Legal Nurse Consulting News: Celiac Disease Approaches the Bench: A Case Study
Thursday, December 03, 2009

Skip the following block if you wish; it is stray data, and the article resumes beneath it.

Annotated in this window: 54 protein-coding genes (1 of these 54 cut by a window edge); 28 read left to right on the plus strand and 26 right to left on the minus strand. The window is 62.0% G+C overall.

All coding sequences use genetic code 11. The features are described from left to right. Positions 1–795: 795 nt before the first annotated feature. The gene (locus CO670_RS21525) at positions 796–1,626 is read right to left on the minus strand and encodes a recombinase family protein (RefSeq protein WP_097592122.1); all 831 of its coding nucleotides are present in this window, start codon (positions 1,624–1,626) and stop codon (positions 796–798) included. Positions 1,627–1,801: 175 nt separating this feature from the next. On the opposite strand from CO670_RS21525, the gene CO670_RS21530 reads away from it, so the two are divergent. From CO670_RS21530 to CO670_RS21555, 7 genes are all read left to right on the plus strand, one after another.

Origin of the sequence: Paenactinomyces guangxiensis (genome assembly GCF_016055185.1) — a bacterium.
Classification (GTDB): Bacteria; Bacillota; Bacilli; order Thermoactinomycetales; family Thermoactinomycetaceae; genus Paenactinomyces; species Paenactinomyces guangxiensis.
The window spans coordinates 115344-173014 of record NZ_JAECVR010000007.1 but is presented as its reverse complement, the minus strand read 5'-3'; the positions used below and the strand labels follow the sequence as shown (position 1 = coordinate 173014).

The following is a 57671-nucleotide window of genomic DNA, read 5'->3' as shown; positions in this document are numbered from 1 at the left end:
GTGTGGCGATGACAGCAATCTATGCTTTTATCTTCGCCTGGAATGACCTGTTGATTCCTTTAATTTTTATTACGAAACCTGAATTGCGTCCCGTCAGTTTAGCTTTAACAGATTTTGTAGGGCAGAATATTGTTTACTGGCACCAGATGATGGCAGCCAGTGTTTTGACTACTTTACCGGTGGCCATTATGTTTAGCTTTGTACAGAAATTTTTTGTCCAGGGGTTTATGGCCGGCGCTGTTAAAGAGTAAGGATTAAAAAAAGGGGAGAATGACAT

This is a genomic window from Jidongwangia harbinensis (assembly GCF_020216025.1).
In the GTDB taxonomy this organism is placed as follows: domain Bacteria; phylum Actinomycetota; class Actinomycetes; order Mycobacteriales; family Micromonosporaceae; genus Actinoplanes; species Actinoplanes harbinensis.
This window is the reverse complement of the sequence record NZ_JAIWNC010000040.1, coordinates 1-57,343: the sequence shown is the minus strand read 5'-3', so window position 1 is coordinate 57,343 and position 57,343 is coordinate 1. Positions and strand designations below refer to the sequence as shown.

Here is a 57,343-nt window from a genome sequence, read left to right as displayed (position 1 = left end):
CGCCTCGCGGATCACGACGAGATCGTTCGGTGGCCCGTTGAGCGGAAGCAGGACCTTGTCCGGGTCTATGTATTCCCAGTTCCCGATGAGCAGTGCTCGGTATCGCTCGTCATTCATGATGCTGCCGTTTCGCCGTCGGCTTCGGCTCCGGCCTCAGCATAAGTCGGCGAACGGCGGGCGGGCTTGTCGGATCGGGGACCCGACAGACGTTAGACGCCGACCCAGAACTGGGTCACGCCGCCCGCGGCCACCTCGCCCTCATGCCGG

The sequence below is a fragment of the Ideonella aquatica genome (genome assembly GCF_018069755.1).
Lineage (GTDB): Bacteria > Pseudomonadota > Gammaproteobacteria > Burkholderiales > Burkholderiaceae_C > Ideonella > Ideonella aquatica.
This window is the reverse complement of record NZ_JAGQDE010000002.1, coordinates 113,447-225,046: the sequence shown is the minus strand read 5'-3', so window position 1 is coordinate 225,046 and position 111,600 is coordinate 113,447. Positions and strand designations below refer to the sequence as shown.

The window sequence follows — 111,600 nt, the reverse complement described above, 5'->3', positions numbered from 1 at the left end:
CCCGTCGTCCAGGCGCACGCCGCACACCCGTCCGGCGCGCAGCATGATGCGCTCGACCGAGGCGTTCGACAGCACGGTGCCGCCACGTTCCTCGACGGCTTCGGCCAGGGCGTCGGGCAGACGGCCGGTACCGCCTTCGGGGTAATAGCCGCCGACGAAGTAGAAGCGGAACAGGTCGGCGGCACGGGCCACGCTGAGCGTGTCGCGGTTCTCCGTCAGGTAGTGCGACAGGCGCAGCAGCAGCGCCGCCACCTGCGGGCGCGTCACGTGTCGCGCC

Does a 23-year-old female patient recently diagnosed with celiac disease (CD), having spent years suffering the disease's manifestations, have any legal recourse for the missed diagnosis? Are the physicians who treated her for 13 years for anemia, fatigue, bone pain, Reynaud's disease, and dermatitis - none of whom diagnosed celiac disease - responsible for that suffering? During the period of 1991-2005, was ruling out gluten sensitivity, gluten intolerance, or celiac disease within the standard of care for a patient who presented with the same history and clinical findings as the subject of this case study? CD has not been extensively researched and is not a well-known disease. It is prevalent, however, as confirmed by information from the Celiac Disease Center at Columbia University in New York, under the direction of Peter H.R. Green, MD. By far the most noteworthy are Green's stories of patients who have endured this disease for years before being diagnosed, including the anecdote of one patient, an anesthesiologist married to an internist (both of whom work in a major city at a major medical center flooded with physiciansin all specialties), whose condition went undiagnosed for 43 years (Green and Jones, 2006). This begs the question:Is this malpractice or misdiagnosis, or both?The DiseaseCeliac disease (CD) is an auto-immune, hereditary disorder resulting in a chronic inflammatory condition of the small bowel. Gluten, a protein that is found in wheat and wheat products, is the culprit. When gluten enters the bloodstream, the body's immune system produces gliadin antibodies in the intestine. Physiologically, an intramucosal enzyme defect produces the inability to digest gluten. The result is poor absorption of nutrients and atrophy of the villi in the small intestine. Life-long adherence to a gluten-free diet is the best and only known treatment. Failure to maintain the gluten-free diet may result in more advanced and serious disease processes, such as a shortened life expectancy, intestinal lymphoma, pancreatic disease, osteoporosis, infertility, internal hemorrhaging, and others. The function of the digestive system involves the processes of digestion, absorption, and elimination. During digestion and enzymatic breakdown, the food is passed from the stomach into the duodenum. Intraluminal processes involve biliary and pancreatic secretions that result in enzymatic hydrolysis. Absorption takes place when the food products pass across the villi, which are small hair-like projections in the folds of the small intestine. In patients free of CD, the villi slow the process down and allow for maximum absorption of the nutrients. CD destroys these villi and malabsorption results. Over time, the villi atrophy. The nutrients that are normally allowed to be absorbed into the bloodstream at thistime are eliminated.CD is also referred to as 'The Great Imitator,' in that its symptoms are similar to those of many other diseases. The most common symptoms are chronic fatigue, gastrointestinaldistress, diarrhea, gastro-esophageal reflux disease (GERD), dyspepsia, iron deficiency anemia, bone or joint pain, Reynaud's disease, hypocalcemia, and others. Many patients are seen with some or many of these symptoms and diagnosed with irritable bowel syndrome, Crohn's disease, colitis, or a host of other conditions including anorexia, schizophrenia, and malingering. Many patients have seen physicians in many specialties trying to find a cause for their symptoms, and after being diagnosed, it becomes clear that there is a marked lack of awareness of CD.This is not a new condition, despite the lack of awareness. In fact, the Omaha-based Celiac Sprue Association (n.d.) reports that Aretaeus of Cappadocia, a Greek physician who practiced in Rome in 250AD, used the term 'celiacs' to describe the 'sufferers of the bowels.' In 1888, British physician Dr. Samuel Gee presented information regarding CD in both children and adults (Gee, 1888). A discussion of the disease appears in Text-Book of Medical Diagnosis (Anders, 1914). Dr. Willem Karel Dicke wrote about the subject back in 1952 (van Berge-Henegouwen and Mulder, 1993). The following case consisted of reviewing 13 years of physician visits, hospital treatment and stays, laboratory results, and client interviews, all in an effort to determine whether or not there was in breach in the standard of care and whether the case had merit.A Case StudyIn 1992, a 9-year-old Caucasian female of Irish decent, in otherwise good health, presented to her general practice pediatrician stating that she was constantly tired and it was hard to wake up for school in the morning. She was given over-the-counter (OTC) ferrous sulfate for her iron deficiency anemia and advised to get more sleep. There were no laboratory tests requested at that time. She was also referred to and seen by a dermatologist who placed her on Ceftin, 125mg twice daily for acne. This patient had been a professional dancer since age 6 and had been dancing since age 2. She practiced for several hours at least 4 evenings a week. She expended a lot of energy,and for a midwestern pre-pubescent, she ate a relatively healthy diet, devoid of junk food. She was aware of her image and understood the value of good nutrition.The scenario continued with little change for several years. The patient saw her pediatrician on a regular basis, and the hematocrit and hemoglobin levels continued to be below normal (Hgb - 8.6 g/dl and Hct - 26.7% with normals of Hgb 11-16g/dl and Hct 31-45%.) The physician's disposition was to take OTC ferrous sulfate, stating, 'It's important that she take it everyday.' The patient complied. In 1998, at the age of 15, the patient continued to complain of chronic fatigue and also experienced hip pain. Additionally, she experienced gastric reflux disease, which may have begun developing. Born in Los Angeles and having moved to the mid-west, she was symptomatic of Reynaud's disease because she was experiencing winter for the first time. Regarding the hip pain, her parents were concerned not only about her health, but also about her professional future as a performer. Her pediatrician referred her to a rheumatologist. Blood tests were ordered, and the results were not surprising: Hbg - 9 g/dl and Hct - 28.1%. Her cytomegalovirus (CMV)evels were increased above the normal of 1.8 to 2.55, and her EBV (Epstein-Barr Virus) levels were 2.55 (normal: negative)This doctor suspected drug-induced Systemic Lupus Erythematosus (SLE). The diagnosis was R/O SLE and arthralgia. The patient was advised to continue with the ferrous sulfate, and she was referred to an orthopedist and a hematologist. The orthopedist ordered and completed a dye study on her affected hip; the results were within normal limits. The hematologist repeated the blood studies with basically the same results. This hematologist, a renowned Professor of Medicine at a very respectable U.S. medical center, practicing hematology for more than 20 years, diagnosed the patient with iron deficiency anemia. The doctor prescribed ferrous sulfate, 325mg 3 times a day and ordered the patient to return in 8 weeks for repeat blood tests.The patient's parents were exasperated, the claim forms were piling up, the patient responsibility section on the claim forms amounted to a tidy sum, the whole family was tired of going to doctors, and the patient was still fatigued. In an effort to move on from the pediatrician to an internist, the patient and her parents found a physician with a real desire to find the problem. Blood tests were ordered, and the results were as follows:T4: WNL, suggested normal thyroid function Electrolyte Panel: WNL, suggested normal kidney function Hepatic Function Panel: WNL, suggested normal liverfunction H&H: below normal, suggested anemia ANA Titer: 1:80, suggested evidence of Reynaud'sDisease Systemic sclerosis, lupus, Sjogrens syndrome and polymycitis were all ruled out. She was now left with the diagnosis of iron deficiencyanemia.Although the patient was dealing with fatigue and stomach problems, she was now focused on her career. She auditioned for a Broadway show in New York, and shortly thereafter she was offered a contract. She moved to New York and performed 8 times a week in a Tony Award-winning musical for 4 years. She met new friends and was enjoying her career. At an informal gathering, a friend described his wife, who suffered from CD, as having the same symptomsas the patient. He suggested that she should eliminate wheat from her diet and see if that was the problem.It was. Within 2 weeks after becoming gluten free, all of the symptoms were gone. She really never knew 'normal,' but this new-found energy was great. She researched CD and wanted to be tested. She found a gastroenterologist and scheduled an appointment. She soon realized that she would have to endure the symptoms again, since she had to have a gluten presence in her system prior to the blood tests. She was tested, and to her satisfaction the results were: positive for the endomysial antibody and 23.5 U/ml of tissue transglutaminase - IaG serological markers for celiac disease detected - Celiac disease is highly likely.The patient began to read every piece of information available on CD. She embraced the gluten-free diet andsought out restaurants offering gluten-free menus. In addition to dealing with her new lifestyle, she was determined to find out how she acquired CD. She discovered Celiac disease: A hidden epidemic (Green and Jones, 2006), Wheat free, worry free (Korn, 2002), The gluten-free bible (Lowell, 2006), and the Celiac Disease Center at Columbia University.In addition, she began to research DNA testing to discover who in the family could be predisposed to CD (Danielle Young, Genetics Counselor, personal communication, June 14, 2007). The CD markers are DQ2 and DQ8. Some 90% of celiac sufferers carry the DQ2 marker, and 8% to 10% carry the DQ8 marker (Kimball Genetics, n.d.). It is important to be tested to know if any children or other family members of celiac sufferers carry the marker. These could be families at risk; if symptoms appear, they can be tested efficiently. If family members carry the marker and are asymptomatic, they can be monitored effectively (Kimball Genetics, n.d.).The patient and her parents were DNA tested. The mother was negative for DQ2 and DQ8 markers, and her gliadin screens were all negative. She doesn't have CD, can't get it, and can't pass it on. The father tested positive for the DQ2 marker and negative for the DQ8 marker. His serology results were all negative. Both parents are asymptomatic, but the father is pre-disposed and may develop CD in his lifetime. The patient is, of course, DQ2 positive and DQ8 negative. The patient in this case study just celebrated her 1-year anniversary of a gluten free, healthy life style, and she continues to study the subject in good health. But one has to ask: was any permanent damage done?Legally SpeakingAccording to information available at WrongDiagnosis.com (n.d.), one of the world's leading providers of online medical health information, celiac disease is one of the most difficult diseases to diagnose. Does that preclude physicians from being responsible for misdiagnosis? In order to litigate a misdiagnosis case, a plaintiff must prove fault in medical malpractice. To prove fault in medical malpractice, four demands must be met:1.Duty - Was there a duty for the physicians to care forthis patient?2.Breach - Was there a breach of that duty? 3.Causation - Was the breach of the duty of care the legaland proximate cause of the harm to the patient? 4.Damages - Were there damages to the patient due to thephysician's breach?A duty was formed when the patient first presented to the pediatrician at age 9. There was a duty by the physician to diagnose the disease process, given the symptoms that were presented. There was certainly an established duty between the patient and her four other physicians. In reviewing the medical records, however, it is clear that there was little, if any communication, between the physicians. If phone calls were made, they weren't recorded in the medical records.Establishing breach of duty or medical professional negligence would require proof that the physicians' conduct fell below the standard of medical care. This, of course, would require the testimony of expert witnesses, establishing the applicable standard of care and the fact that the defendants failed to meet that standard. It must be proven that the health care provider failed to do what a reasonably prudent physician possessing the same or similar knowledge and skills would do in the same or similar circumstances. A biopsy of the villi in the small intestine would confirm damage. The fact that there is a pronounced possibility of developing an intestinal lymphoma or other diseases associated with untreated CD would also corroborate damage.In addition, there are the financial and emotional damages to consider. The damages were, in this case, directly related to the inability of the five physicians to diagnose CD. There was no reasonable way, however, for our patient to know or learn of CD without being diagnosed. Expert witness testimony would support the breach in duty when the standard of care was articulated.In 1980, the Massachusetts Supreme Court upheld the decision that the cause of action in medical malpractice accrues when the plaintiff learns of the harm as a result of misdiagnosis (Franklin vs Albert, Mass, 1980). Physicians are accountable for their interpretations of screening and diagnostic tests. This case underscores the critical importance of communication between health care providers. It also says that patients have 3 years from the discovery of the harm until they need to file a claim. The patient in the case study is considering litigation.